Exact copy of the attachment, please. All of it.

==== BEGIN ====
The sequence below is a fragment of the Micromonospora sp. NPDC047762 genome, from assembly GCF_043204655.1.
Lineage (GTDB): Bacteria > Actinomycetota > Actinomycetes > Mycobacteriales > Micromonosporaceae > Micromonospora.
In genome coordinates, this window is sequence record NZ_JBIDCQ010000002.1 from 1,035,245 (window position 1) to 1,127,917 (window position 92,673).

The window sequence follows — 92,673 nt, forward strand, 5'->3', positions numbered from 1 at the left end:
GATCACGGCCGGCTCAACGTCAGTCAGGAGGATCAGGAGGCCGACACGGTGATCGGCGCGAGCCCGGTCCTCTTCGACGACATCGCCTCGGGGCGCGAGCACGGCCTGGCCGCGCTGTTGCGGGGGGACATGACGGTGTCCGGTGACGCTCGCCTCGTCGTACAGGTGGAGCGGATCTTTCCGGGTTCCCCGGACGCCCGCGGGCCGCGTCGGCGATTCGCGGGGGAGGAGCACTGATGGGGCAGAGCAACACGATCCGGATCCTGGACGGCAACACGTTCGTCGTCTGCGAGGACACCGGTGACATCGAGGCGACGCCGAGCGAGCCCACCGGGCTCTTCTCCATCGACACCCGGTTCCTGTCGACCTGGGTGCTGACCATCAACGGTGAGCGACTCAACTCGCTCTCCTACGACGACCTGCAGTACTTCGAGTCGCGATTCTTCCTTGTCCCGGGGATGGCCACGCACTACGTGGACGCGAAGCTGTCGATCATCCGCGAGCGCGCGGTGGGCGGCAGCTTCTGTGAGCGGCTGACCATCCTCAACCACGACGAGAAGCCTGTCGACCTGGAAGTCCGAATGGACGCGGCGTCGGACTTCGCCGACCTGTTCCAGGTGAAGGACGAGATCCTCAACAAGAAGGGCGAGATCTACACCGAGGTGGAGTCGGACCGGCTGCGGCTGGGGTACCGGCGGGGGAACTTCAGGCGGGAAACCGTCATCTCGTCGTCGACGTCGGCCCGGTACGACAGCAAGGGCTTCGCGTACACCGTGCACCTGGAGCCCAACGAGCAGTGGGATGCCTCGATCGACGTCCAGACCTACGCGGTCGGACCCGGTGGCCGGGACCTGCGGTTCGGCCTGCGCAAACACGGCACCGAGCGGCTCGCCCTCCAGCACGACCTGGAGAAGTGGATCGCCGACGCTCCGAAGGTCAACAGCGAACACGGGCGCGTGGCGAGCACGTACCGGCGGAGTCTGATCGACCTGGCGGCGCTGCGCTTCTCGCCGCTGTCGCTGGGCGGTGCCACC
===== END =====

The sequence below is a fragment of the Micromonospora sp. NPDC047762 genome, from assembly GCF_043204655.1.
Lineage (GTDB): Bacteria > Actinomycetota > Actinomycetes > Mycobacteriales > Micromonosporaceae > Micromonospora.
In genome coordinates, this window is sequence record NZ_JBIDCQ010000002.1 from 1,035,245 (window position 1) to 1,127,917 (window position 92,673).

The window sequence follows — 92,673 nt, forward strand, 5'->3', positions numbered from 1 at the left end:
GATCACGGCCGGCTCAACGTCAGTCAGGAGGATCAGGAGGCCGACACGGTGATCGGCGCGAGCCCGGTCCTCTTCGACGACATCGCCTCGGGGCGCGAGCACGGCCTGGCCGCGCTGTTGCGGGGGGACATGACGGTGTCCGGTGACGCTCGCCTCGTCGTACAGGTGGAGCGGATCTTTCCGGGTTCCCCGGACGCCCGCGGGCCGCGTCGGCGATTCGCGGGGGAGGAGCACTGATGGGGCAGAGCAACACGATCCGGATCCTGGACGGCAACACGTTCGTCGTCTGCGAGGACACCGGTGACATCGAGGCGACGCCGAGCGAGCCCACCGGGCTCTTCTCCATCGACACCCGGTTCCTGTCGACCTGGGTGCTGACCATCAACGGTGAGCGACTCAACTCGCTCTCCTACGACGACCTGCAGTACTTCGAGTCGCGATTCTTCCTTGTCCCGGGGATGGCCACGCACTACGTGGACGCGAAGCTGTCGATCATCCGCGAGCGCGCGGTGGGCGGCAGCTTCTGTGAGCGGCTGACCATCCTCAACCACGACGAGAAGCCTGTCGACCTGGAAGTCCGAATGGACGCGGCGTCGGACTTCGCCGACCTGTTCCAGGTGAAGGACGAGATCCTCAACAAGAAGGGCGAGATCTACACCGAGGTGGAGTCGGACCGGCTGCGGCTGGGGTACCGGCGGGGGAACTTCAGGCGGGAAACCGTCATCTCGTCGTCGACGTCGGCCCGGTACGACAGCAAGGGCTTCGCGTACACCGTGCACCTGGAGCCCAACGAGCAGTGGGATGCCTCGATCGACGTCCAGACCTACGCGGTCGGACCCGGTGGCCGGGACCTGCGGTTCGGCCTGCGCAAACACGGCACCGAGCGGCTCGCCCTCCAGCACGACCTGGAGAAGTGGATCGCCGACGCTCCGAAGGTCAACAGCGAACACGGGCGCGTGGCGAGCACGTACCGGCGGAGTCTGATCGACCTGGCGGCGCTGCGCTTCTCGCCGCTGTCGCTGGGCGGTGCCACC